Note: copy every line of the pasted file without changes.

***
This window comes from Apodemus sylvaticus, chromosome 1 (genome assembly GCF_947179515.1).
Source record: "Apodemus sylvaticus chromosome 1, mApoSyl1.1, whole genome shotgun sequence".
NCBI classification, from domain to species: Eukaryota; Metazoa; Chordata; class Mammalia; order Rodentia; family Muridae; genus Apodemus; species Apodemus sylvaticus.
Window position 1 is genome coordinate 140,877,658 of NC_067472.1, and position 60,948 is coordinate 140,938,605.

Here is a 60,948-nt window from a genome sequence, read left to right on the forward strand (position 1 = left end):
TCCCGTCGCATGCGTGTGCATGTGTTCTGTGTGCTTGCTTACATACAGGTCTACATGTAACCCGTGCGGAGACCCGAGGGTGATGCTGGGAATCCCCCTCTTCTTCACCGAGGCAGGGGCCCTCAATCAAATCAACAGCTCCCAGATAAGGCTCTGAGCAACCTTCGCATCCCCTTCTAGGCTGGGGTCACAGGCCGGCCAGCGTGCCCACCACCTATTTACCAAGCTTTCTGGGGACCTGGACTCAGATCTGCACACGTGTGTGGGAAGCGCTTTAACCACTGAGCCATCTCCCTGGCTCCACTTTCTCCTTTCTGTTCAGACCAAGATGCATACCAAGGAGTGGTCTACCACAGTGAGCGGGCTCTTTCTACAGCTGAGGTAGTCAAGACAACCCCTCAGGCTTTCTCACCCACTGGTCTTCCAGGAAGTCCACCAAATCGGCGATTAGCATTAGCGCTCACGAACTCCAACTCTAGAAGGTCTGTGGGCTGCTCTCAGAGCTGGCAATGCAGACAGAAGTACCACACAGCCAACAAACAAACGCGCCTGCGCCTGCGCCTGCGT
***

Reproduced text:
This window comes from Apodemus sylvaticus, chromosome 1 (genome assembly GCF_947179515.1).
Source record: "Apodemus sylvaticus chromosome 1, mApoSyl1.1, whole genome shotgun sequence".
NCBI classification, from domain to species: Eukaryota; Metazoa; Chordata; class Mammalia; order Rodentia; family Muridae; genus Apodemus; species Apodemus sylvaticus.
Window position 1 is genome coordinate 140,877,658 of NC_067472.1, and position 60,948 is coordinate 140,938,605.

Here is a 60,948-nt window from a genome sequence, read left to right on the forward strand (position 1 = left end):
TCCCGTCGCATGCGTGTGCATGTGTTCTGTGTGCTTGCTTACATACAGGTCTACATGTAACCCGTGCGGAGACCCGAGGGTGATGCTGGGAATCCCCCTCTTCTTCACCGAGGCAGGGGCCCTCAATCAAATCAACAGCTCCCAGATAAGGCTCTGAGCAACCTTCGCATCCCCTTCTAGGCTGGGGTCACAGGCCGGCCAGCGTGCCCACCACCTATTTACCAAGCTTTCTGGGGACCTGGACTCAGATCTGCACACGTGTGTGGGAAGCGCTTTAACCACTGAGCCATCTCCCTGGCTCCACTTTCTCCTTTCTGTTCAGACCAAGATGCATACCAAGGAGTGGTCTACCACAGTGAGCGGGCTCTTTCTACAGCTGAGGTAGTCAAGACAACCCCTCAGGCTTTCTCACCCACTGGTCTTCCAGGAAGTCCACCAAATCGGCGATTAGCATTAGCGCTCACGAACTCCAACTCTAGAAGGTCTGTGGGCTGCTCTCAGAGCTGGCAATGCAGACAGAAGTACCACACAGCCAACAAACAAACGCGCCTGCGCCTGCGCCTGCGT